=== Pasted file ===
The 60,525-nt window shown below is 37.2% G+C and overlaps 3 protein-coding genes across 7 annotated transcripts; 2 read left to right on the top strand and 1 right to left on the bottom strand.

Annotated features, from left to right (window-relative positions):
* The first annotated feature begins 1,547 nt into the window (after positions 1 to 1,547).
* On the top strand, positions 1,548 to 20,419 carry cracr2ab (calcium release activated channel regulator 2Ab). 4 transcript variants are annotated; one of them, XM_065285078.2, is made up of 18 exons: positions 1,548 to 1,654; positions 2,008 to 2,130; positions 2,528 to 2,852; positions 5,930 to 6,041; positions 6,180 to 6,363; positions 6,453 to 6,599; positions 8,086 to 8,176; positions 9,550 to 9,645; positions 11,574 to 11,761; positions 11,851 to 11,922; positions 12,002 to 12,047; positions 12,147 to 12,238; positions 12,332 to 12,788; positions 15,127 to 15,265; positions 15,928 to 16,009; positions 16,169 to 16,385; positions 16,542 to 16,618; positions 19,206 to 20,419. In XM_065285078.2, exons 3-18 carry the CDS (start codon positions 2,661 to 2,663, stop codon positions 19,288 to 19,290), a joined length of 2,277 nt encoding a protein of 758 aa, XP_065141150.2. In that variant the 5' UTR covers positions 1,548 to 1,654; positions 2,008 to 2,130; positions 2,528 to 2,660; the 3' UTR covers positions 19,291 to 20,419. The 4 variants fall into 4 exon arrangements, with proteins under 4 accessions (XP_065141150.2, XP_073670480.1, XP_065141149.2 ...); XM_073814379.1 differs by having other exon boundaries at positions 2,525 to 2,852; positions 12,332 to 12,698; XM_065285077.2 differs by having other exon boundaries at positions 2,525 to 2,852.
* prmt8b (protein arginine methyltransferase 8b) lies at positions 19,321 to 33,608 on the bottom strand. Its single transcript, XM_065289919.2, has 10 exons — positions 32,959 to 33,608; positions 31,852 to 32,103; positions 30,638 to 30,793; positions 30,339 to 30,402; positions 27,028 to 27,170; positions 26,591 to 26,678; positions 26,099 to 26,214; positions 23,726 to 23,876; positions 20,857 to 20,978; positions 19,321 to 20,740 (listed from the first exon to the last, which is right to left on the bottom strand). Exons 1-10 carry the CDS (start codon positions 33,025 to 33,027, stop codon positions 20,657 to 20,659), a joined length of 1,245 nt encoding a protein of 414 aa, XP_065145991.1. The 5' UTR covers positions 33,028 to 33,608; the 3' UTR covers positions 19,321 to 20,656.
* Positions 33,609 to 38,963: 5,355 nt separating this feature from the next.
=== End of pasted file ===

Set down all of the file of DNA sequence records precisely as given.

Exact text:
The 60,525-nt window shown below is 37.2% G+C and overlaps 3 protein-coding genes across 7 annotated transcripts; 2 read left to right on the top strand and 1 right to left on the bottom strand.

Annotated features, from left to right (window-relative positions):
* The first annotated feature begins 1,547 nt into the window (after positions 1 to 1,547).
* On the top strand, positions 1,548 to 20,419 carry cracr2ab (calcium release activated channel regulator 2Ab). 4 transcript variants are annotated; one of them, XM_065285078.2, is made up of 18 exons: positions 1,548 to 1,654; positions 2,008 to 2,130; positions 2,528 to 2,852; positions 5,930 to 6,041; positions 6,180 to 6,363; positions 6,453 to 6,599; positions 8,086 to 8,176; positions 9,550 to 9,645; positions 11,574 to 11,761; positions 11,851 to 11,922; positions 12,002 to 12,047; positions 12,147 to 12,238; positions 12,332 to 12,788; positions 15,127 to 15,265; positions 15,928 to 16,009; positions 16,169 to 16,385; positions 16,542 to 16,618; positions 19,206 to 20,419. In XM_065285078.2, exons 3-18 carry the CDS (start codon positions 2,661 to 2,663, stop codon positions 19,288 to 19,290), a joined length of 2,277 nt encoding a protein of 758 aa, XP_065141150.2. In that variant the 5' UTR covers positions 1,548 to 1,654; positions 2,008 to 2,130; positions 2,528 to 2,660; the 3' UTR covers positions 19,291 to 20,419. The 4 variants fall into 4 exon arrangements, with proteins under 4 accessions (XP_065141150.2, XP_073670480.1, XP_065141149.2 ...); XM_073814379.1 differs by having other exon boundaries at positions 2,525 to 2,852; positions 12,332 to 12,698; XM_065285077.2 differs by having other exon boundaries at positions 2,525 to 2,852.
* prmt8b (protein arginine methyltransferase 8b) lies at positions 19,321 to 33,608 on the bottom strand. Its single transcript, XM_065289919.2, has 10 exons — positions 32,959 to 33,608; positions 31,852 to 32,103; positions 30,638 to 30,793; positions 30,339 to 30,402; positions 27,028 to 27,170; positions 26,591 to 26,678; positions 26,099 to 26,214; positions 23,726 to 23,876; positions 20,857 to 20,978; positions 19,321 to 20,740 (listed from the first exon to the last, which is right to left on the bottom strand). Exons 1-10 carry the CDS (start codon positions 33,025 to 33,027, stop codon positions 20,657 to 20,659), a joined length of 1,245 nt encoding a protein of 414 aa, XP_065145991.1. The 5' UTR covers positions 33,028 to 33,608; the 3' UTR covers positions 19,321 to 20,656.
* Positions 33,609 to 38,963: 5,355 nt separating this feature from the next.